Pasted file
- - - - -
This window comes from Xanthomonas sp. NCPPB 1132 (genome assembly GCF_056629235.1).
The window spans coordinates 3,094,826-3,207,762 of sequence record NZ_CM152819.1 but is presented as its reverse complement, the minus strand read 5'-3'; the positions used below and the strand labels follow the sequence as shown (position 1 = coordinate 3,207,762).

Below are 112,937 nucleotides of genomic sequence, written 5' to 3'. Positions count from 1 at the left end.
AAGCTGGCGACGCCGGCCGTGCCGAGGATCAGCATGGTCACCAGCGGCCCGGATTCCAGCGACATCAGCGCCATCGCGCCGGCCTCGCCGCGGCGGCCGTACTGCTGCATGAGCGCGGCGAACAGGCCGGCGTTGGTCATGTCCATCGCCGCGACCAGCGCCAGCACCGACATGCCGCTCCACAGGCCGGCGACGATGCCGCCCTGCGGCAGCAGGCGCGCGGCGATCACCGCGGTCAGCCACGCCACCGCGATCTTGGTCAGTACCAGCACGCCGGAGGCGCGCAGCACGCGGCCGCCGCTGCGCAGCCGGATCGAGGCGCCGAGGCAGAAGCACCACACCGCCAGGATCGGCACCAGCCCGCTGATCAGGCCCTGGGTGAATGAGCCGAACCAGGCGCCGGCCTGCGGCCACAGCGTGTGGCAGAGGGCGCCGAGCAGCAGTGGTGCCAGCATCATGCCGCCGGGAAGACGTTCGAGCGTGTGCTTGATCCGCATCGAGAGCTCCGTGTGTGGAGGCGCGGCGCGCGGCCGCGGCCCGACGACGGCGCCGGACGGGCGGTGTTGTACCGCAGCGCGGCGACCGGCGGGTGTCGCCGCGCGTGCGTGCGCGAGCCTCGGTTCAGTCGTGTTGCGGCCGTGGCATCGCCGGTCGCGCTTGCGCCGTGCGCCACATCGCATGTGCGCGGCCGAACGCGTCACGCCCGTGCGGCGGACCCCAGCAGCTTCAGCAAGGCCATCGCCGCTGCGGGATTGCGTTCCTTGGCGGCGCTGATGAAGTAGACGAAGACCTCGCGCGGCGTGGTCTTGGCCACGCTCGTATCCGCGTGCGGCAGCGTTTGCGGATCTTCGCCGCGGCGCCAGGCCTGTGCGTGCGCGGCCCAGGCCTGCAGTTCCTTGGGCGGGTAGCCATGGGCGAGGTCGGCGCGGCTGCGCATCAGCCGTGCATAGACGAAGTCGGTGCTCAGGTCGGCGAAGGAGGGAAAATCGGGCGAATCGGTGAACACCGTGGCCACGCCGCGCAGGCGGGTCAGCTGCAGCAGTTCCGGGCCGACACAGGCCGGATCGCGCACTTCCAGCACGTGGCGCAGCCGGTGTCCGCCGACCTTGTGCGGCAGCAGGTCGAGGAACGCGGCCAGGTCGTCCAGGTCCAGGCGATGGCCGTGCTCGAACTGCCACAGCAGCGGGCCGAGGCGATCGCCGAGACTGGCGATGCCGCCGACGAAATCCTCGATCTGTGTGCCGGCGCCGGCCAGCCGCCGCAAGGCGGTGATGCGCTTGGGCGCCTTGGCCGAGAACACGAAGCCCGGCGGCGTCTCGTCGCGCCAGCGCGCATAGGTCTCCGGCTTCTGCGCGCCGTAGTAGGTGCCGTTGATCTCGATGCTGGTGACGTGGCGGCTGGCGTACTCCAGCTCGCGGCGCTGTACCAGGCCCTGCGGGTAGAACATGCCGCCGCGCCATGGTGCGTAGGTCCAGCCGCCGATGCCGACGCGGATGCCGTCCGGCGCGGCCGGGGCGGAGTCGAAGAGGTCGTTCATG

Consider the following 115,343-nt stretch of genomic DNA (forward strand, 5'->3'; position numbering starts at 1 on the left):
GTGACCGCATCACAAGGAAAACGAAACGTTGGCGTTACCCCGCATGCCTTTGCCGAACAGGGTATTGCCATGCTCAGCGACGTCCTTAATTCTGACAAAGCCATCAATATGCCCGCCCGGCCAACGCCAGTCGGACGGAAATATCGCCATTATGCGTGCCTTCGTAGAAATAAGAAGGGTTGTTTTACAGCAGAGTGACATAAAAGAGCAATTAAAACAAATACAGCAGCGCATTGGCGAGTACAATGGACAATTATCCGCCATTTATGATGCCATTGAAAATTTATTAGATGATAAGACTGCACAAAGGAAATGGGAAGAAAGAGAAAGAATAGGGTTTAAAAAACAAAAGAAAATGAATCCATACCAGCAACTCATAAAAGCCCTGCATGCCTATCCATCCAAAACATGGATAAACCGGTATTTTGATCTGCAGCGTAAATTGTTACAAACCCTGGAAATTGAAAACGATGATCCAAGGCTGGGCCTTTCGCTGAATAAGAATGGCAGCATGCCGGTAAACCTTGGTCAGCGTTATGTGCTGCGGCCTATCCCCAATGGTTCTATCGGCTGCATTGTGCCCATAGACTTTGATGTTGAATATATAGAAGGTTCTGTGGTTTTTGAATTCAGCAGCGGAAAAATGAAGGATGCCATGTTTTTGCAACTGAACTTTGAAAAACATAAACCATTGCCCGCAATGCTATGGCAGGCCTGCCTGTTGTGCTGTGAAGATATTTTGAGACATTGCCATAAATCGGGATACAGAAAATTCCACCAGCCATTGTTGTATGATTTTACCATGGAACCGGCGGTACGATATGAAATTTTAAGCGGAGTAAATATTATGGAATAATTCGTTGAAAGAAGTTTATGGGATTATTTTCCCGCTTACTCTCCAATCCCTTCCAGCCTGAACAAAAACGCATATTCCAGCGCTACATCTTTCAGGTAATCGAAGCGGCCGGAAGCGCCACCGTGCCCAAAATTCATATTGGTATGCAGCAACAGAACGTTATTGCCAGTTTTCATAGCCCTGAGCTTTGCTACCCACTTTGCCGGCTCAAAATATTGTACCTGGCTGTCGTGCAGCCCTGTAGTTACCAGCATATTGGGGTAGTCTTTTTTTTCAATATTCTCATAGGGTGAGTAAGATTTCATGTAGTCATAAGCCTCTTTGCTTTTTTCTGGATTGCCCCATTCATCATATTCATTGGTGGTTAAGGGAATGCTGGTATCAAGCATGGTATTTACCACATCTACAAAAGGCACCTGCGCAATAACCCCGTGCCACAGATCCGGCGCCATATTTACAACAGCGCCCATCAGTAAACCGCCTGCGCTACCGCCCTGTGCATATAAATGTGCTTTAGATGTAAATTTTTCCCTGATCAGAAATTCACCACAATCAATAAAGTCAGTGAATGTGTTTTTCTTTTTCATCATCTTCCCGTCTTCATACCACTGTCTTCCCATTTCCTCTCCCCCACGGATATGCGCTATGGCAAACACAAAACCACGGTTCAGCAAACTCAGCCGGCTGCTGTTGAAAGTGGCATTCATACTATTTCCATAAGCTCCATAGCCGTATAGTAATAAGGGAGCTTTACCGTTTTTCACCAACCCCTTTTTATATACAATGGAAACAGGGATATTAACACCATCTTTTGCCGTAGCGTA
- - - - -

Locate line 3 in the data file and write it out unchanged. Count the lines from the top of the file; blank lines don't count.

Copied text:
Below are 112,937 nucleotides of genomic sequence, written 5' to 3'. Positions count from 1 at the left end.